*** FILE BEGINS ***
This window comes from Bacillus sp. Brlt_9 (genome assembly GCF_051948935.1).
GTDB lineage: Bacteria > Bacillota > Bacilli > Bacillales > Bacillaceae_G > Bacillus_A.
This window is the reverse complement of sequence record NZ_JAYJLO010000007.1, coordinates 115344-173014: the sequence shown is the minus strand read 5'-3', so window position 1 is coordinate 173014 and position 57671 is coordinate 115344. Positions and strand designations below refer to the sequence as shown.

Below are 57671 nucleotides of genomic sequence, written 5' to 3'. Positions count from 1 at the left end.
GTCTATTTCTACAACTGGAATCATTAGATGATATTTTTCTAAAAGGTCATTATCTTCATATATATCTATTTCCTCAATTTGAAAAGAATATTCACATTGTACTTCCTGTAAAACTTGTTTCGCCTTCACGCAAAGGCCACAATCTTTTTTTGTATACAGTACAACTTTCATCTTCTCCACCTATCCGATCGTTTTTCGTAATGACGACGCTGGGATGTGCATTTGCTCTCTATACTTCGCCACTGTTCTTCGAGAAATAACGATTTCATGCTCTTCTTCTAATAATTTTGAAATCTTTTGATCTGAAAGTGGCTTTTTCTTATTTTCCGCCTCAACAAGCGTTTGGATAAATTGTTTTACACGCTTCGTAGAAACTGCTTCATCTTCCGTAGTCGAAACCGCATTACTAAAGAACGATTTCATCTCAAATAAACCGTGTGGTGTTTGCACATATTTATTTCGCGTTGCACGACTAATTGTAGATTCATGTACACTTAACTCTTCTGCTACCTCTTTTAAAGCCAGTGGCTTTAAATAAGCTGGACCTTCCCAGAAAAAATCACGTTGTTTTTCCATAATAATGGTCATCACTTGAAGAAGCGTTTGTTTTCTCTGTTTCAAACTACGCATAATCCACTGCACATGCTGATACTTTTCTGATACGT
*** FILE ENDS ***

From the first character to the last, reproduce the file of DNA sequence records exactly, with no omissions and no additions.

This window comes from Bacillus sp. Brlt_9 (genome assembly GCF_051948935.1).
GTDB lineage: Bacteria > Bacillota > Bacilli > Bacillales > Bacillaceae_G > Bacillus_A.
This window is the reverse complement of sequence record NZ_JAYJLO010000007.1, coordinates 115344-173014: the sequence shown is the minus strand read 5'-3', so window position 1 is coordinate 173014 and position 57671 is coordinate 115344. Positions and strand designations below refer to the sequence as shown.

Below are 57671 nucleotides of genomic sequence, written 5' to 3'. Positions count from 1 at the left end.
GTCTATTTCTACAACTGGAATCATTAGATGATATTTTTCTAAAAGGTCATTATCTTCATATATATCTATTTCCTCAATTTGAAAAGAATATTCACATTGTACTTCCTGTAAAACTTGTTTCGCCTTCACGCAAAGGCCACAATCTTTTTTTGTATACAGTACAACTTTCATCTTCTCCACCTATCCGATCGTTTTTCGTAATGACGACGCTGGGATGTGCATTTGCTCTCTATACTTCGCCACTGTTCTTCGAGAAATAACGATTTCATGCTCTTCTTCTAATAATTTTGAAATCTTTTGATCTGAAAGTGGCTTTTTCTTATTTTCCGCCTCAACAAGCGTTTGGATAAATTGTTTTACACGCTTCGTAGAAACTGCTTCATCTTCCGTAGTCGAAACCGCATTACTAAAGAACGATTTCATCTCAAATAAACCGTGTGGTGTTTGCACATATTTATTTCGCGTTGCACGACTAATTGTAGATTCATGTACACTTAACTCTTCTGCTACCTCTTTTAAAGCCAGTGGCTTTAAATAAGCTGGACCTTCCCAGAAAAAATCACGTTGTTTTTCCATAATAATGGTCATCACTTGAAGAAGCGTTTGTTTTCTCTGTTTCAAACTACGCATAATCCACTGCACATGCTGATACTTTTCTGATACGT